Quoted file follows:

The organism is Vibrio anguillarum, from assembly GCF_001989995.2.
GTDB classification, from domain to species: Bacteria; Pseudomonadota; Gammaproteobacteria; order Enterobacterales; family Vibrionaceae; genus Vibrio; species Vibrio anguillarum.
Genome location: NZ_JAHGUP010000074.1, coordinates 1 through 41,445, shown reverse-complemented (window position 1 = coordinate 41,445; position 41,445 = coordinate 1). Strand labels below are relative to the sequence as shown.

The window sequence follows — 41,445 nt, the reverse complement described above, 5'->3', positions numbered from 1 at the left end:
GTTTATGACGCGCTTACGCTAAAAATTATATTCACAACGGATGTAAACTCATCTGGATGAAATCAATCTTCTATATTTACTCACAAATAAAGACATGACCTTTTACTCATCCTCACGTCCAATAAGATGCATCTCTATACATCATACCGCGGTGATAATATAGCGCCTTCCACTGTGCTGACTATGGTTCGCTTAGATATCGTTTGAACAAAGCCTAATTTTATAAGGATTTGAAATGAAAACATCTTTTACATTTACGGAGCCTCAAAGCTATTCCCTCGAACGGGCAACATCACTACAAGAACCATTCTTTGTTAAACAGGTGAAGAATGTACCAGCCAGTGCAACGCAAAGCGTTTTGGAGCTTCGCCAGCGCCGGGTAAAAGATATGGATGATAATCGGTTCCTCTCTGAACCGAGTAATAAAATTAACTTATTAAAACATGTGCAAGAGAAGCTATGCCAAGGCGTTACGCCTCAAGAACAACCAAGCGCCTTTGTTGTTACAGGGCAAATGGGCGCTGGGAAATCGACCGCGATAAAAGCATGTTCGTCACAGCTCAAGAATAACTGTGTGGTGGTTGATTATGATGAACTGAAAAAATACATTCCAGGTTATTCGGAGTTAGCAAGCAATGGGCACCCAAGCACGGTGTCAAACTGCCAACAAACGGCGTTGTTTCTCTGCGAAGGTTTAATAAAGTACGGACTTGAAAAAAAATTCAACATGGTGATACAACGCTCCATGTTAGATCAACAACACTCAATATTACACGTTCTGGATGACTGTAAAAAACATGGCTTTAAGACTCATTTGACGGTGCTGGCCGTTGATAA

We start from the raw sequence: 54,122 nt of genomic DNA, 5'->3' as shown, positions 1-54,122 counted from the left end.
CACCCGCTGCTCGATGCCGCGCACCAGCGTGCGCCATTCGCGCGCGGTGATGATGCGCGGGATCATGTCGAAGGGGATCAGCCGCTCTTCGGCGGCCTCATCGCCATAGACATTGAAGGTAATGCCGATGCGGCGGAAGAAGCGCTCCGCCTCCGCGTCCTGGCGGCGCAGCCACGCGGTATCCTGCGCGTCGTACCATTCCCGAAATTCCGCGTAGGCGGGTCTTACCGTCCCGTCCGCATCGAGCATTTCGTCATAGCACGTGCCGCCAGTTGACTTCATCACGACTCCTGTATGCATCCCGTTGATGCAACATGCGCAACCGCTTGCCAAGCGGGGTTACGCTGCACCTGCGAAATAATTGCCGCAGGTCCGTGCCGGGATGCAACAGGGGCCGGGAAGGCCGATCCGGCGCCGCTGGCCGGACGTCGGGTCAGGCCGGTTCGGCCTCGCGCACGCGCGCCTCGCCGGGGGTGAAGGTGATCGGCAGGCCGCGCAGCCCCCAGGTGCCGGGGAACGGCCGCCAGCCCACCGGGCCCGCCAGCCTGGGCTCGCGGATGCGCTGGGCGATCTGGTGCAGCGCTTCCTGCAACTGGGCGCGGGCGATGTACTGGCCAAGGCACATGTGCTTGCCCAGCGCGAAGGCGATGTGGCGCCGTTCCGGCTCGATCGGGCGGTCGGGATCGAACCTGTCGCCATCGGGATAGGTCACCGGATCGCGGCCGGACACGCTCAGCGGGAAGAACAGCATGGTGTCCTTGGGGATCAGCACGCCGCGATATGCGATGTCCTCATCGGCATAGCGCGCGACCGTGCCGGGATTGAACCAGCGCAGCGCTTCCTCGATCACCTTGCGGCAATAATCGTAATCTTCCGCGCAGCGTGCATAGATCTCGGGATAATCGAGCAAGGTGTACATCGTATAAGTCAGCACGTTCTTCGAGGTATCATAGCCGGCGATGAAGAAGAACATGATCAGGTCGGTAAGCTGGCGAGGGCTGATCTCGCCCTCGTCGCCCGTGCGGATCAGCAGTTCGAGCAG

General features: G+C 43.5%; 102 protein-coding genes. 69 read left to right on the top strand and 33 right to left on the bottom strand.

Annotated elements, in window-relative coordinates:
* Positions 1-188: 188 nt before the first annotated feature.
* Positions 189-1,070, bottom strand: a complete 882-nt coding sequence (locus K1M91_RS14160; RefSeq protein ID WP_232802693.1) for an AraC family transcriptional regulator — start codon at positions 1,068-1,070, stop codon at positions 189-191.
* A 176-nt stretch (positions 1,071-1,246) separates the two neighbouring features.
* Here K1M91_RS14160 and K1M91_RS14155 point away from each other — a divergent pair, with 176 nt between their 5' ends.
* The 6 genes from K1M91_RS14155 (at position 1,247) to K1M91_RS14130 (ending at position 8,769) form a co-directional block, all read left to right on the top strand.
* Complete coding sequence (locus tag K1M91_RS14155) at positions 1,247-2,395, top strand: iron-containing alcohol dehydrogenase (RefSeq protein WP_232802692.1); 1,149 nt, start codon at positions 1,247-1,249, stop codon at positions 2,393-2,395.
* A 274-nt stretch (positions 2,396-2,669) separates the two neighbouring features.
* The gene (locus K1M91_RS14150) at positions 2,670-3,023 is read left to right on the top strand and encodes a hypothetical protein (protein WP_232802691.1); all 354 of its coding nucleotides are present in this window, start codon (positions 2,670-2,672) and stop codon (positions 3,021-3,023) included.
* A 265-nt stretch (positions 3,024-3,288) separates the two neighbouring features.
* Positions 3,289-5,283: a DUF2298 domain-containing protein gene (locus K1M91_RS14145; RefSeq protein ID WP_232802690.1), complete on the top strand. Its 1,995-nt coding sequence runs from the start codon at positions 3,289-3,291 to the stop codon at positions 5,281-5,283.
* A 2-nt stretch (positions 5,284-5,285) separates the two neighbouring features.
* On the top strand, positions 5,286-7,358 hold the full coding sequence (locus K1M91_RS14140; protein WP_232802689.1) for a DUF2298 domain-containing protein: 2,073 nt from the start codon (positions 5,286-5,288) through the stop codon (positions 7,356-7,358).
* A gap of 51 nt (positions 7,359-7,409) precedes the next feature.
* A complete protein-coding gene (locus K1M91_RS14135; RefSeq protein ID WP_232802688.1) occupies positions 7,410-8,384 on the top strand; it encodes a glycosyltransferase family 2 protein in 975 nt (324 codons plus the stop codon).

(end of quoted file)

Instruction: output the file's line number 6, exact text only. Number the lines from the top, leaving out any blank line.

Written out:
We start from the raw sequence: 54,122 nt of genomic DNA, 5'->3' as shown, positions 1-54,122 counted from the left end.